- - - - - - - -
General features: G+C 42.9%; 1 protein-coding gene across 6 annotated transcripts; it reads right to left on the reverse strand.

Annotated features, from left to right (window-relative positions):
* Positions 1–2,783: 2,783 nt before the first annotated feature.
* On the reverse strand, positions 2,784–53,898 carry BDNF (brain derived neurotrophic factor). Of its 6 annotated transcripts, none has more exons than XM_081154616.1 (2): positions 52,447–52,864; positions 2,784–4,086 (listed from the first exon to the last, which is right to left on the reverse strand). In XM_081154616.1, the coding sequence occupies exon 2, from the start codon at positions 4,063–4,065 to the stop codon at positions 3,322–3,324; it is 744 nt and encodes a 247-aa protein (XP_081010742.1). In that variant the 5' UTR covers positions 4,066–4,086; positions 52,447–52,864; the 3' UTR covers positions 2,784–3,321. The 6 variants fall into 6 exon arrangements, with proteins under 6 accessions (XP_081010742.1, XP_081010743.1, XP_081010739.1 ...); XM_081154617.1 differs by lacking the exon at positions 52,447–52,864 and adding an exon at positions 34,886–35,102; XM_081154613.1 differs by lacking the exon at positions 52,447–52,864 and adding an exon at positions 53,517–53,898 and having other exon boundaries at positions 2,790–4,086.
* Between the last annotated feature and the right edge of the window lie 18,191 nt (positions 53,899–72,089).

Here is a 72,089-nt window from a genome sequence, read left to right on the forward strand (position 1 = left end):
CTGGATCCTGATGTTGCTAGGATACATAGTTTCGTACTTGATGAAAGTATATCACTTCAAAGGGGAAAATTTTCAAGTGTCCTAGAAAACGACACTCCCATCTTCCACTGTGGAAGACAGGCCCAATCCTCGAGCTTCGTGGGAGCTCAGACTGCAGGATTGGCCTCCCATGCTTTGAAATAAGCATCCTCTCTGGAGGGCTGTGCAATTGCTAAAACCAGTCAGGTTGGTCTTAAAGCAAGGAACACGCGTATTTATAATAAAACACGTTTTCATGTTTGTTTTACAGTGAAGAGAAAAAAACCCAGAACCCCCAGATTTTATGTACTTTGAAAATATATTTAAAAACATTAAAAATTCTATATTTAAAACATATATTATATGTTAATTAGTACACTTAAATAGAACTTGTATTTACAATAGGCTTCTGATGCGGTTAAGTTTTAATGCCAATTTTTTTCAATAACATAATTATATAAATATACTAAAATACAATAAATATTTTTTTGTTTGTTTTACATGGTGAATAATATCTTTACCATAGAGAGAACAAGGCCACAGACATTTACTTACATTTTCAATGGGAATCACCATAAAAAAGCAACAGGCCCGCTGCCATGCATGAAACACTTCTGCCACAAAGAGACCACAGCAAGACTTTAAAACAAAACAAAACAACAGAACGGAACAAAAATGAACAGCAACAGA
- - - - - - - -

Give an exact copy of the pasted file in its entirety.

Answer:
General features: G+C 42.9%; 1 protein-coding gene across 6 annotated transcripts; it reads right to left on the reverse strand.

Annotated features, from left to right (window-relative positions):
* Positions 1–2,783: 2,783 nt before the first annotated feature.
* On the reverse strand, positions 2,784–53,898 carry BDNF (brain derived neurotrophic factor). Of its 6 annotated transcripts, none has more exons than XM_081154616.1 (2): positions 52,447–52,864; positions 2,784–4,086 (listed from the first exon to the last, which is right to left on the reverse strand). In XM_081154616.1, the coding sequence occupies exon 2, from the start codon at positions 4,063–4,065 to the stop codon at positions 3,322–3,324; it is 744 nt and encodes a 247-aa protein (XP_081010742.1). In that variant the 5' UTR covers positions 4,066–4,086; positions 52,447–52,864; the 3' UTR covers positions 2,784–3,321. The 6 variants fall into 6 exon arrangements, with proteins under 6 accessions (XP_081010742.1, XP_081010743.1, XP_081010739.1 ...); XM_081154617.1 differs by lacking the exon at positions 52,447–52,864 and adding an exon at positions 34,886–35,102; XM_081154613.1 differs by lacking the exon at positions 52,447–52,864 and adding an exon at positions 53,517–53,898 and having other exon boundaries at positions 2,790–4,086.
* Between the last annotated feature and the right edge of the window lie 18,191 nt (positions 53,899–72,089).

Here is a 72,089-nt window from a genome sequence, read left to right on the forward strand (position 1 = left end):
CTGGATCCTGATGTTGCTAGGATACATAGTTTCGTACTTGATGAAAGTATATCACTTCAAAGGGGAAAATTTTCAAGTGTCCTAGAAAACGACACTCCCATCTTCCACTGTGGAAGACAGGCCCAATCCTCGAGCTTCGTGGGAGCTCAGACTGCAGGATTGGCCTCCCATGCTTTGAAATAAGCATCCTCTCTGGAGGGCTGTGCAATTGCTAAAACCAGTCAGGTTGGTCTTAAAGCAAGGAACACGCGTATTTATAATAAAACACGTTTTCATGTTTGTTTTACAGTGAAGAGAAAAAAACCCAGAACCCCCAGATTTTATGTACTTTGAAAATATATTTAAAAACATTAAAAATTCTATATTTAAAACATATATTATATGTTAATTAGTACACTTAAATAGAACTTGTATTTACAATAGGCTTCTGATGCGGTTAAGTTTTAATGCCAATTTTTTTCAATAACATAATTATATAAATATACTAAAATACAATAAATATTTTTTTGTTTGTTTTACATGGTGAATAATATCTTTACCATAGAGAGAACAAGGCCACAGACATTTACTTACATTTTCAATGGGAATCACCATAAAAAAGCAACAGGCCCGCTGCCATGCATGAAACACTTCTGCCACAAAGAGACCACAGCAAGACTTTAAAACAAAACAAAACAACAGAACGGAACAAAAATGAACAGCAACAGA